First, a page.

Desalination Devices Made with 2D MaterialsS. Himmelstein | October 29, 2017
A graphene-based membrane was used to develop devices with the smallest possible anthropogenically engineered holes for water desalination. The slits made from graphene, hexagonal boron nitride and molybdenum disulfide (MoS2) are several angstroms (0.1 nm) in size and allow ions with diameters larger than the size of the slit to permeate through.
Researchers from the National Graphene Institute (NGI) at the University of Manchester fabricated the slit devices from two 100-nm thick crystal slabs of graphite measuring several microns across obtained by shaving off bulk graphite crystals. Rectangular-shaped pieces of 2D atomic crystals of bilayer graphene and monolayer MoS2 were placed at each edge of one of the graphite crystal slabs before placing another slab on top of the first. This produces a gap between the slabs that has a height equal to the spacers’ thickness.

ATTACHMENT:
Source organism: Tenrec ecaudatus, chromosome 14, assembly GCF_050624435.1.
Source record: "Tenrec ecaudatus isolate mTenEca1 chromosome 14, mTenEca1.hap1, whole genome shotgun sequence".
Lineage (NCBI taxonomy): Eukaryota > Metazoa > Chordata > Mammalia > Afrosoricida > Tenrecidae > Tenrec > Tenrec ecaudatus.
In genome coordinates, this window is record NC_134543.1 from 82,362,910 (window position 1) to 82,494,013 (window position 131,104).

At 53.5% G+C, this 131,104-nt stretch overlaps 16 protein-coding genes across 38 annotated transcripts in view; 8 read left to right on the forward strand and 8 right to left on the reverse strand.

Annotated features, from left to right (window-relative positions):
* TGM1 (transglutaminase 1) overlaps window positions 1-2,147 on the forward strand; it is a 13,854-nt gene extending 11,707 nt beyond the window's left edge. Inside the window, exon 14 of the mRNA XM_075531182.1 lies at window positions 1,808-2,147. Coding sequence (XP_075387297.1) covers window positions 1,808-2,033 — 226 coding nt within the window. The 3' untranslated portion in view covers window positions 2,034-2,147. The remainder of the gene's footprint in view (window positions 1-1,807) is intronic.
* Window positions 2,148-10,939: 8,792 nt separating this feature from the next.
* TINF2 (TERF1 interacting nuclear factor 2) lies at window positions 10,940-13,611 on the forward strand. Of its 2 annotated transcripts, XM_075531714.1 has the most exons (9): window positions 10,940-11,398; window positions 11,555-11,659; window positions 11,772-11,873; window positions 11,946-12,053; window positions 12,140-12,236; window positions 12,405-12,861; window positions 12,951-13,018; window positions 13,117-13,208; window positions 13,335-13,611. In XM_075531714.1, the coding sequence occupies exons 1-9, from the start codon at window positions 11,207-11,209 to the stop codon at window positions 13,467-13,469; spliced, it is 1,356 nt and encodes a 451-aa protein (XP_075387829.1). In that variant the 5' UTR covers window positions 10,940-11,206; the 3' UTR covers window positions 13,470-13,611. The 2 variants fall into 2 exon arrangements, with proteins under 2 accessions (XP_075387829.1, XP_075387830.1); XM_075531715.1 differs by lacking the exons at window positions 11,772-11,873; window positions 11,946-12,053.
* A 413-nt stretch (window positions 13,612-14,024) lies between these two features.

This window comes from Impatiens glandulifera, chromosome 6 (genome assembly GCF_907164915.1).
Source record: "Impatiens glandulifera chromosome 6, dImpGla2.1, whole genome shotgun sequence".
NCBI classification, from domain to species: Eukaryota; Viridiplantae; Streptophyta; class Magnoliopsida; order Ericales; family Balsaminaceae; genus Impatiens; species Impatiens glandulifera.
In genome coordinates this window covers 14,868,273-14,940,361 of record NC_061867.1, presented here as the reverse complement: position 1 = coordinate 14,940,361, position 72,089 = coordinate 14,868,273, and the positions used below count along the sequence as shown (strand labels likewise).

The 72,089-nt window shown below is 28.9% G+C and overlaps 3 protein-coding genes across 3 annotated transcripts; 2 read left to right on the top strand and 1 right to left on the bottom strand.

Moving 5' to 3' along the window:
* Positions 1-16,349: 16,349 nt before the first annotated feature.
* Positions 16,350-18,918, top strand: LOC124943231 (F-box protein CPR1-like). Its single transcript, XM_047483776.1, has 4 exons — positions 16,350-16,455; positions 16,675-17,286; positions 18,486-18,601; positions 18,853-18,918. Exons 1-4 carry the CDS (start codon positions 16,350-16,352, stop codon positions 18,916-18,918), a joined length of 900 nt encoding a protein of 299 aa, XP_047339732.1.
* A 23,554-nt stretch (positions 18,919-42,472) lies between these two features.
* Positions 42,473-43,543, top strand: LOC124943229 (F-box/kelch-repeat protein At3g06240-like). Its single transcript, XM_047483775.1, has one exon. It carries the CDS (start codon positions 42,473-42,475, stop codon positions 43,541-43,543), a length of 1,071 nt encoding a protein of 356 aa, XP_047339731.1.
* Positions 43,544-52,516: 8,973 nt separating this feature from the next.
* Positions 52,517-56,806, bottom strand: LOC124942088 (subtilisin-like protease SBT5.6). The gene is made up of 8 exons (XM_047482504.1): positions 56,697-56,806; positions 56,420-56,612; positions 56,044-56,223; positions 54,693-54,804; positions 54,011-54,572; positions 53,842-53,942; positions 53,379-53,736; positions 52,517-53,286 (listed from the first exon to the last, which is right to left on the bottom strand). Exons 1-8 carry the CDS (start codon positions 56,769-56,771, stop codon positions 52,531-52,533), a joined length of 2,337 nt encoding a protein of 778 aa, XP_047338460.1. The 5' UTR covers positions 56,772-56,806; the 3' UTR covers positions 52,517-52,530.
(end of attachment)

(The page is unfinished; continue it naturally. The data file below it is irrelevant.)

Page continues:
The assembly is held together by van der Waals forces and the slits are roughly the same size as the diameter of aquaporins, which form pores in the membrane of biological cells to facilitate transport of water between cells.
Ions flow through the slits with voltage application when immersed in an ionic solution, and this ion flow constitutes an electric current. Measurement of ionic conductivity as ions passed through chloride solutions via the slits confirmed that ions could move through them as expected under an applied electric field.
These mechanisms observed in the new 2D materials are expected to contribute to the realization of high-flux water desalination membranes.